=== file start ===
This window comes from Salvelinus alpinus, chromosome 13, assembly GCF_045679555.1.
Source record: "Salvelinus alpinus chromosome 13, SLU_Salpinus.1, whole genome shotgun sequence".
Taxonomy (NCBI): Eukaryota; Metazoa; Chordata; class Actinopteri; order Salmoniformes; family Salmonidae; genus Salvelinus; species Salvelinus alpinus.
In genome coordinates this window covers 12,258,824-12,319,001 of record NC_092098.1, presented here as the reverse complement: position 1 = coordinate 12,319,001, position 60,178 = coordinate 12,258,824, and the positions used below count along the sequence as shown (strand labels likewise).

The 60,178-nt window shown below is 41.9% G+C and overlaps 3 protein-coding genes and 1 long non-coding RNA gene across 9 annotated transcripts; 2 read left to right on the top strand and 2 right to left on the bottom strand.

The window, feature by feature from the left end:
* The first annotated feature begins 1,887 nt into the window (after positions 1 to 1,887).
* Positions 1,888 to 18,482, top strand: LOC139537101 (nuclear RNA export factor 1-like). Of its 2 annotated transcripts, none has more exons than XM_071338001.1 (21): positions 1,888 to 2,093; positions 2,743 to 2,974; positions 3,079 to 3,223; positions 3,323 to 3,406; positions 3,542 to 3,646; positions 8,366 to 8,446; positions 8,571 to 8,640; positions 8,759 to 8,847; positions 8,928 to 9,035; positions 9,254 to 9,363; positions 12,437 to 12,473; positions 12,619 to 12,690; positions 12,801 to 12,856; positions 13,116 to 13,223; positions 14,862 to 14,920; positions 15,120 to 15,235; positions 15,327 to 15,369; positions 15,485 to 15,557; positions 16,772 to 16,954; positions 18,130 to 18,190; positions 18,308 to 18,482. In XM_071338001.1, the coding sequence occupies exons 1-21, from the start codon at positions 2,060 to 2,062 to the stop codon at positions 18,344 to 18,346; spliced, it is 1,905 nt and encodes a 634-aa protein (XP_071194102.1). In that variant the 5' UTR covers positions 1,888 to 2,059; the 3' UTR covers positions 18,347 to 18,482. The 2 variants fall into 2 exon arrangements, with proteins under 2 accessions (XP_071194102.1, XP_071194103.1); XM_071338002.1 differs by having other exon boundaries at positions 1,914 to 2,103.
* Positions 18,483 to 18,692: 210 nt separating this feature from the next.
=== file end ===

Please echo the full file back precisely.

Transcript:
This window comes from Salvelinus alpinus, chromosome 13, assembly GCF_045679555.1.
Source record: "Salvelinus alpinus chromosome 13, SLU_Salpinus.1, whole genome shotgun sequence".
Taxonomy (NCBI): Eukaryota; Metazoa; Chordata; class Actinopteri; order Salmoniformes; family Salmonidae; genus Salvelinus; species Salvelinus alpinus.
In genome coordinates this window covers 12,258,824-12,319,001 of record NC_092098.1, presented here as the reverse complement: position 1 = coordinate 12,319,001, position 60,178 = coordinate 12,258,824, and the positions used below count along the sequence as shown (strand labels likewise).

The 60,178-nt window shown below is 41.9% G+C and overlaps 3 protein-coding genes and 1 long non-coding RNA gene across 9 annotated transcripts; 2 read left to right on the top strand and 2 right to left on the bottom strand.

The window, feature by feature from the left end:
* The first annotated feature begins 1,887 nt into the window (after positions 1 to 1,887).
* Positions 1,888 to 18,482, top strand: LOC139537101 (nuclear RNA export factor 1-like). Of its 2 annotated transcripts, none has more exons than XM_071338001.1 (21): positions 1,888 to 2,093; positions 2,743 to 2,974; positions 3,079 to 3,223; positions 3,323 to 3,406; positions 3,542 to 3,646; positions 8,366 to 8,446; positions 8,571 to 8,640; positions 8,759 to 8,847; positions 8,928 to 9,035; positions 9,254 to 9,363; positions 12,437 to 12,473; positions 12,619 to 12,690; positions 12,801 to 12,856; positions 13,116 to 13,223; positions 14,862 to 14,920; positions 15,120 to 15,235; positions 15,327 to 15,369; positions 15,485 to 15,557; positions 16,772 to 16,954; positions 18,130 to 18,190; positions 18,308 to 18,482. In XM_071338001.1, the coding sequence occupies exons 1-21, from the start codon at positions 2,060 to 2,062 to the stop codon at positions 18,344 to 18,346; spliced, it is 1,905 nt and encodes a 634-aa protein (XP_071194102.1). In that variant the 5' UTR covers positions 1,888 to 2,059; the 3' UTR covers positions 18,347 to 18,482. The 2 variants fall into 2 exon arrangements, with proteins under 2 accessions (XP_071194102.1, XP_071194103.1); XM_071338002.1 differs by having other exon boundaries at positions 1,914 to 2,103.
* Positions 18,483 to 18,692: 210 nt separating this feature from the next.